Interview: Former NBA baller Doug Christie and wife Jackie love gays, support gay marriage

Jackie and Doug Christie at gay club Eleven

Doug Christie married his wife, Jackie Christie, 17 years ago. Every year they have celebrated their anniversary with a wedding to renew their vows. This year, they chose to do so at Eleven, a gay bar in West Hollywood, at the unveiling of their NOH8 photo. The happy couple wanted to bring awareness to the struggle for same-sex marriage. It's a struggle that touches both of them deeply.

"It’s something that’s passionate to both of our hearts," Doug told Outsports, "and something that we want to share with the gay and lesbian community. Marriage is about love. And not only heterosexual people love each other, everyone loves each other, and everyone should be able to experience marriage, love and all the things that come with that.”

Jackie said the reaction to their wedding at Eleven has been overwhelmingly positive. Still, she did hear some questions about it and got some raised eyebrows. It's only made them more convicted in their support.

"That’s even more reason for us to do anything and everything in the community to bring awareness," Jackie said. "The ignorance of what same-sex marriage is all about, and couples that love each other regardless of what their gender is, is unfair. And that’s why we’re going to be brave, and w’ere going to stand up and make noise."

Both of them grew up with gay people in their lives. For Jackie, it was her late sister and her sister's partner, Anna, who had a strong influence on her life. Her mother had gay, lesbian and transgender friends who would frequent their house with revelry.

"It’s never been a strange thing to me or a bad thing to me,” Jackie said.

Doug also grew up with a family member who is gay. In addition, a gay man was a close family friend. Doug said growing up in a small community, homosexuality was not something that was relatively popular. But to his family it was not an issue.

"We had music and we had food, and we came and we danced, and we partied, and we had a good time, and we fished, and all these different things, and nobody really paid attention to that," Doug said. "It was the person, the love, the specialness.”

Doug carried that attitude with him to the NBA, where the play on the court was all that mattered in a teammate.

"It doesn't matter who is passing the ball, who’s setting a pick, who’s scoring the point," Doug said. "It doesn’t matter if that is their lifestyle. It would have absolutely no effect.”

Doug said he read out former NBA player John Amaechi's book, Man in the Middle, and is proud of Amaechi for standing up and being himself. He also thinks the vast majority of NBA players wouldn't have any problem with Amaechi or any other gay person on their team.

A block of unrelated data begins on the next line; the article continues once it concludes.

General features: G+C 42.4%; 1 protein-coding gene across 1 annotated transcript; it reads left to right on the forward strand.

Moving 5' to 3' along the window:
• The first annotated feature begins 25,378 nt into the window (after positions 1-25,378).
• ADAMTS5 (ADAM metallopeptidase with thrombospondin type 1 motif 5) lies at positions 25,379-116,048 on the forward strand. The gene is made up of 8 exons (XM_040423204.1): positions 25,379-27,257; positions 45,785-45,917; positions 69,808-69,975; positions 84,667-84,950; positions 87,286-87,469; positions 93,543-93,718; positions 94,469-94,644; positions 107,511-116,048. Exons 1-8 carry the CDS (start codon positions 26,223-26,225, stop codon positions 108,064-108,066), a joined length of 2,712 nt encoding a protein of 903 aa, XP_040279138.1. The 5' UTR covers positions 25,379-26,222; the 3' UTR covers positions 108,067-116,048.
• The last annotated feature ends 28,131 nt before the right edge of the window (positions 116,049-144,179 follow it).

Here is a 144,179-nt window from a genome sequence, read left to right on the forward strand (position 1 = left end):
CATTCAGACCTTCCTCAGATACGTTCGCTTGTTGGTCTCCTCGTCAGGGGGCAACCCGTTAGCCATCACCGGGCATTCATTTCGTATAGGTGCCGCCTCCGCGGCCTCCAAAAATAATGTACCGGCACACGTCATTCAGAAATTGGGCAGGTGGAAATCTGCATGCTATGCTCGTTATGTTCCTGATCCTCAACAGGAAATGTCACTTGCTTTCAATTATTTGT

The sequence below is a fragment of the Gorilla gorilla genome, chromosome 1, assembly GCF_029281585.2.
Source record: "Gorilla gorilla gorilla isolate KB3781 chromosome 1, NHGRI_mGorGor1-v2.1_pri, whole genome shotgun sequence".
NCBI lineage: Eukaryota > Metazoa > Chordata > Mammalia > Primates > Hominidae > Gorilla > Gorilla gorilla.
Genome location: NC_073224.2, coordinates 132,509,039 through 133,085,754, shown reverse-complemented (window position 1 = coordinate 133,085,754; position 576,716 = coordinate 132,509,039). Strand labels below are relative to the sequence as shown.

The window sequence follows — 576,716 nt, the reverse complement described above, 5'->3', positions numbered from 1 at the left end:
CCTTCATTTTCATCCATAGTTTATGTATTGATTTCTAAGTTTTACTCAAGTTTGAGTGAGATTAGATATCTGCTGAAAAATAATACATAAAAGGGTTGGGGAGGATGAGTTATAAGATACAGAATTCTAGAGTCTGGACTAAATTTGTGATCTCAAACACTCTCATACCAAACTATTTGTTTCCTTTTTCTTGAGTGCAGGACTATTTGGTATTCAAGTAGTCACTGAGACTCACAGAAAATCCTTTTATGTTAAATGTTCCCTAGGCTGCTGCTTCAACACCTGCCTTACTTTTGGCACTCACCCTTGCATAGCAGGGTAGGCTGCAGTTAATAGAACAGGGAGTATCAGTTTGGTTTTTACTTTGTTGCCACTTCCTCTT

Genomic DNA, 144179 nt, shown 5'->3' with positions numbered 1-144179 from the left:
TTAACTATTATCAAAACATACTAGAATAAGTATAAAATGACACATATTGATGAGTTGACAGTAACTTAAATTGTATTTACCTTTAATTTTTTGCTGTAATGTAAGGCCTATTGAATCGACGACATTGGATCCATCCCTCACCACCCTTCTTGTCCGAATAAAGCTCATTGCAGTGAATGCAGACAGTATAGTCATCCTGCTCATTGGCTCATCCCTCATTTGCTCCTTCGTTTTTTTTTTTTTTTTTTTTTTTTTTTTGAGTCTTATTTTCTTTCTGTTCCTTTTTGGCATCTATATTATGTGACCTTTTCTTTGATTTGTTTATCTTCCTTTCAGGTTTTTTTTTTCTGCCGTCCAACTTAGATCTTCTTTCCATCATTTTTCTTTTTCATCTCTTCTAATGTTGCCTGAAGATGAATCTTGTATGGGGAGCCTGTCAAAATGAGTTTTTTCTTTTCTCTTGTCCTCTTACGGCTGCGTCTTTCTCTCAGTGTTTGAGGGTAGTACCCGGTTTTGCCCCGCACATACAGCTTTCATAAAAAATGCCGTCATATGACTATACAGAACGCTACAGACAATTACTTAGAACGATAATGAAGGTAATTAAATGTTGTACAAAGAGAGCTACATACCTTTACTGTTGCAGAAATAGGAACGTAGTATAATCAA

"I bet if you go back and look at any of his teammates, nobody has a bad thing to say about John Amaechi because John Amaechi is a person," Doug said. "He’s not a 'gay person,' like there’s a stigma that comes with it. No, he’s just a person. Everybody is okay with who they are. We’re playing a sport. And inside that sport, your lifestyle doesn’t take any credence when you’re out there playing. Once you’re done and you leave and you do whatever you do, that’s what you do with yourself. But when you’re out there competeing and you’re out there in the trenches with these guys, it doesn’t matter. And it wouldn’t matter to me, definitely.”

Doug may be right. In a Sports Illustrated poll in 2006, 60% of NBA players polled said they would "welcome" a gay teammate. Given the direction of sports and the rest of the nation, you have to assume that number has increased, possibly in dramatic fashion.

Doug said that while athletes may hear casual homophobia, like "faggot," in high school locker rooms, professional athletes rarely use that kind of language.

“With each state, high school, college, pros, what do you gain? You gain knowledge," Doug said. "You understand that it doesn’t matter. When you’re in high school, your friends can peer pressure you and influence you a lot more than they can when you’re in college. When you’re in college, you’re experimenting, you’re going out, you’re seeing people. Now you have gay and lesbian friends, and you see that these people are awesome. Then by the time you get to the pros, it’s nothing. And that’s really where it’s at.”

Doug played in the NBA for 14 seasons, spending most of that time with the Toronto Raptors and the Sacramento Kings. From 2001-'04, with the Kings, he was on the NBA's All-Defensive First or Second Team each season. He's 30th on the NBA's all-time list for career steals, just behind Larry Bird.

Jackie is a star in the VH1 reality series Basketball Wives: L.A. Season 2 premieres this autumn. You can follow Jackie on Twitter.

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